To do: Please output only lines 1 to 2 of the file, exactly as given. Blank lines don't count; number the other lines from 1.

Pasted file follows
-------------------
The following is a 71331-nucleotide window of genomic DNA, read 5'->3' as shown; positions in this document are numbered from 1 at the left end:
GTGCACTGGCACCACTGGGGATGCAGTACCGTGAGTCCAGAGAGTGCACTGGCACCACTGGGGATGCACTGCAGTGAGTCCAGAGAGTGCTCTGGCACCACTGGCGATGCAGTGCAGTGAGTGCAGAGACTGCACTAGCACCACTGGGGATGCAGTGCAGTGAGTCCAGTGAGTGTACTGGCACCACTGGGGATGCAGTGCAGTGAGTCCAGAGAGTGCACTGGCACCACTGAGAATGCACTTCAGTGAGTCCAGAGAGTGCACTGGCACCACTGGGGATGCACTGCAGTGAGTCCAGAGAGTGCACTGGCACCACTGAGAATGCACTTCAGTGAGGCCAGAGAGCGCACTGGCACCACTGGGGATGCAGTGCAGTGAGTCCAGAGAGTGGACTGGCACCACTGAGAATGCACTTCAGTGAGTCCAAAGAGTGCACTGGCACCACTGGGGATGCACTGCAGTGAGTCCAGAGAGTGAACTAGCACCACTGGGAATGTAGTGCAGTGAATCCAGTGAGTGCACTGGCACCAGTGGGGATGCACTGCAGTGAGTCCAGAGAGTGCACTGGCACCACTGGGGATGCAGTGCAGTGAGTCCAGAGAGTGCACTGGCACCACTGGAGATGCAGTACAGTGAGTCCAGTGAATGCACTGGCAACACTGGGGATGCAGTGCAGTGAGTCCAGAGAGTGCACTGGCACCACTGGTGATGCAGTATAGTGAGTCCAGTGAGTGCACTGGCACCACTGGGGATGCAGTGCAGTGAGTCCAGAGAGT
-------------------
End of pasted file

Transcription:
The following is a 71331-nucleotide window of genomic DNA, read 5'->3' as shown; positions in this document are numbered from 1 at the left end:
GTGCACTGGCACCACTGGGGATGCAGTACCGTGAGTCCAGAGAGTGCACTGGCACCACTGGGGATGCACTGCAGTGAGTCCAGAGAGTGCTCTGGCACCACTGGCGATGCAGTGCAGTGAGTGCAGAGACTGCACTAGCACCACTGGGGATGCAGTGCAGTGAGTCCAGTGAGTGTACTGGCACCACTGGGGATGCAGTGCAGTGAGTCCAGAGAGTGCACTGGCACCACTGAGAATGCACTTCAGTGAGTCCAGAGAGTGCACTGGCACCACTGGGGATGCACTGCAGTGAGTCCAGAGAGTGCACTGGCACCACTGAGAATGCACTTCAGTGAGGCCAGAGAGCGCACTGGCACCACTGGGGATGCAGTGCAGTGAGTCCAGAGAGTGGACTGGCACCACTGAGAATGCACTTCAGTGAGTCCAAAGAGTGCACTGGCACCACTGGGGATGCACTGCAGTGAGTCCAGAGAGTGAACTAGCACCACTGGGAATGTAGTGCAGTGAATCCAGTGAGTGCACTGGCACCAGTGGGGATGCACTGCAGTGAGTCCAGAGAGTGCACTGGCACCACTGGGGATGCAGTGCAGTGAGTCCAGAGAGTGCACTGGCACCACTGGAGATGCAGTACAGTGAGTCCAGTGAATGCACTGGCAACACTGGGGATGCAGTGCAGTGAGTCCAGAGAGTGCACTGGCACCACTGGTGATGCAGTATAGTGAGTCCAGTGAGTGCACTGGCACCACTGGGGATGCAGTGCAGTGAGTCCAGAGAGT